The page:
The Legend of Hum-mo

August 14, 2020
Yosemite Valley—Total distance biked: 6.81 miles
Lower Yosemite Falls—Total distance walked: 1.1 miles

With my bicycle back in working order (thanks to my husband who put on two new tires and tubes), we took off for a day of fun in Yosemite National Park.

Sugarpine Bridge over Merced River with Half Dome above.

We rode our typical route around the Valley then parked the bikes at the trailhead to Lower Yosemite Falls.  From there we walked to the base of the falls.

Near Sugarpine Bridge.

A wedding party was taking photos at the footbridge in front of the dry waterfall—an unusual scene.  I wondered if they were disappointed that there was no water flowing, but what really caught my eye was Lost Arrow Spire.  I’ve noticed the spire before, but the waterfall is usually the focus of my attention.  Without water, my eye was drawn to the shaft of rock jutting out from the cliff.

Lower Yosemite Falls with no water.

Lost Arrow is a detached granite pillar next to Yosemite Falls.  It is a famous feature among the climbing community.  An on-line article in Men’s Journal tells of a six-year old boy from Colorado who climbed Lost Arrow with his father this past July. 

Lost Arrow Spire with the dry Upper Yosemite Falls to the left.

A traditional Yosemite Indian legend surrounds Lost Arrow.  In fact, it was made into a short movie in 1912 entitled, The Legend of Lost Arrow.  This is a summary of the legend:

The Indians of Yosemite believe that the spirits of Kos-Su-Kah, a young brave, and his beautiful sweetheart, Tee-hee-nay still wander over the meadows of the “Lost Arrow.” Upon their betrothal day, Kos-Su-Kah resolved to go hunting on the heights nearby to supply game for the wedding feast. The young brave promised his wife-to-be that he would shoot an arrow from the cliff as a token of his success with the deer hunt. A feather was to be bound to the arrow for each buck that he brought down. But in shooting the arrow Kos-Su-Kah’s foot slipped and he [fell] far below. Tee-Hee-Nay, becoming impatient, climbed up, and discovering his body, summoned his young companions and had them lower her by means of a rope of tamarack boughs to the body of her loved one. She was able to bring the body to the top, but when she saw that her lover was dead, she threw herself weeping upon his breast and died.  —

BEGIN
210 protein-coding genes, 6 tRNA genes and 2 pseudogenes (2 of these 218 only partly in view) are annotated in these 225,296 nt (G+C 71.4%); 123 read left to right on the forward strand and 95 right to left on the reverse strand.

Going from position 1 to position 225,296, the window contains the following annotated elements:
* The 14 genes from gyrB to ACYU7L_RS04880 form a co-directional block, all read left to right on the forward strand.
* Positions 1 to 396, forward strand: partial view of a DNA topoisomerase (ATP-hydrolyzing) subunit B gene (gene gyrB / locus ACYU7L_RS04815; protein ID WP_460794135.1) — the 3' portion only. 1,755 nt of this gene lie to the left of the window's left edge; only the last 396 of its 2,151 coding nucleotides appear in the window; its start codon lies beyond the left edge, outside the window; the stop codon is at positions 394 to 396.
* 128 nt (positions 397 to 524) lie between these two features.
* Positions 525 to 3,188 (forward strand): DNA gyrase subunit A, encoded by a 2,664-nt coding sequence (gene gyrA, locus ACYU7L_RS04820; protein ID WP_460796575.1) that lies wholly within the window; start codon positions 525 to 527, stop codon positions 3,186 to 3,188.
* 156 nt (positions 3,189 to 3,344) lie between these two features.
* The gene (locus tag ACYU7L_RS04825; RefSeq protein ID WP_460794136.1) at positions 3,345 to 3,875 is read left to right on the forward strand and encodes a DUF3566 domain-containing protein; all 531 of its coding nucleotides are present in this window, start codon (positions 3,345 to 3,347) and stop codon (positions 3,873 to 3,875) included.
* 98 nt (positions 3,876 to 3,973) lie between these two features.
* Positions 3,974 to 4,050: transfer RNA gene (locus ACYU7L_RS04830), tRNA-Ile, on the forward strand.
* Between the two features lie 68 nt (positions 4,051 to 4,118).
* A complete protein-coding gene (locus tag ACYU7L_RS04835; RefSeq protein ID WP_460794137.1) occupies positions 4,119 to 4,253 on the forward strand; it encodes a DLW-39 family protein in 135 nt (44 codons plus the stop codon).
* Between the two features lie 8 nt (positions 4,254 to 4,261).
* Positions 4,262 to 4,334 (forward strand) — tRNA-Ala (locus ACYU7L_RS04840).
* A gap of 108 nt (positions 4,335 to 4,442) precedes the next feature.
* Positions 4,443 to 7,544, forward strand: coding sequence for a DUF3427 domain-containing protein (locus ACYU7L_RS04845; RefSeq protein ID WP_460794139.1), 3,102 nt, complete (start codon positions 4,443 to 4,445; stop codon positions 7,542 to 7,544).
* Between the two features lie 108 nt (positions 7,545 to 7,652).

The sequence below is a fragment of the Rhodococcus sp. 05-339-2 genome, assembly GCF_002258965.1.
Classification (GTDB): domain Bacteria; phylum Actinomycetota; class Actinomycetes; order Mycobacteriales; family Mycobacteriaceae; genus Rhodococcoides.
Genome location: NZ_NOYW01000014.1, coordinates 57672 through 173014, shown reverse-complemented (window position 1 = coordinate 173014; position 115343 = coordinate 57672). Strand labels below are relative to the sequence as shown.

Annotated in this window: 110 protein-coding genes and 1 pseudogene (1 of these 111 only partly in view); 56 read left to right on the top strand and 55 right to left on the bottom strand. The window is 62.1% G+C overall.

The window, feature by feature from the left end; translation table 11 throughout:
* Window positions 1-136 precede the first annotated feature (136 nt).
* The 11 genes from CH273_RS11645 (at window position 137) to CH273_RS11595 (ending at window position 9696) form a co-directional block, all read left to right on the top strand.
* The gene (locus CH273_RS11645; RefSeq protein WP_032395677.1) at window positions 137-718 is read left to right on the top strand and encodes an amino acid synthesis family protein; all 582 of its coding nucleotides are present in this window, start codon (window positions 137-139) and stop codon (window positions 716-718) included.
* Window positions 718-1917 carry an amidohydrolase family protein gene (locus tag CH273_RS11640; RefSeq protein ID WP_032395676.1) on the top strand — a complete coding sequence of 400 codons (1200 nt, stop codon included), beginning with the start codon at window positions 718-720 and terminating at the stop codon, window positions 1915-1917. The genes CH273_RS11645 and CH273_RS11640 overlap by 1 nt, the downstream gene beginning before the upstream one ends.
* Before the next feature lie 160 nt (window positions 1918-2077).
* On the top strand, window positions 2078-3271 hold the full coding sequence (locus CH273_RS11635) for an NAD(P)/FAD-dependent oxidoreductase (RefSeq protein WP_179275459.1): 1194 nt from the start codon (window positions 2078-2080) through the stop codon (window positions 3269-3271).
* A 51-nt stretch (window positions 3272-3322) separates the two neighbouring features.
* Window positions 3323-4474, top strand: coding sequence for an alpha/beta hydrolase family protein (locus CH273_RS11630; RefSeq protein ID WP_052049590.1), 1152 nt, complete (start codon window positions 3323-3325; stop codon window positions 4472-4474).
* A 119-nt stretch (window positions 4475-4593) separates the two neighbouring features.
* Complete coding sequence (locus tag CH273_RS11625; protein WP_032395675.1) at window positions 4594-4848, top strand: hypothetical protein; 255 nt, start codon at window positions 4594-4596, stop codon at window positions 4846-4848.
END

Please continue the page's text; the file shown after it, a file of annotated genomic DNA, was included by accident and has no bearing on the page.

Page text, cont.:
The Legend of the Lost Arrow is one example of the many Yosemite Indian legends that were passed on by word of mouth for generations.  The legend was first printed in the book, In the Heart of the Sierras by James M. Hutchings (1888). Hutchings, an avid promoter of Yosemite, led the first tourists into the park.  


The slender spire of granite, standing near the spot where Kos-Su-Kah’s body was found, has since been known to the Yosemite Indians as Hum-mo, the Lost Arrow. Kos-Su-Kah’s arrow has never been found.  Some say the lovers took it with them to the spirit land beyond the setting sun—El-O-Win, and left behind the granite spire in its place.

On the trail leaving Lower Yosemite Falls.

We jumped on our bikes and pedaled back through the Valley to the truck.  Whether hiking, biking, or sitting and gazing, Yosemite, with its diverse culture and rich history and plethora of things to do, has captivated me in a way no other place has.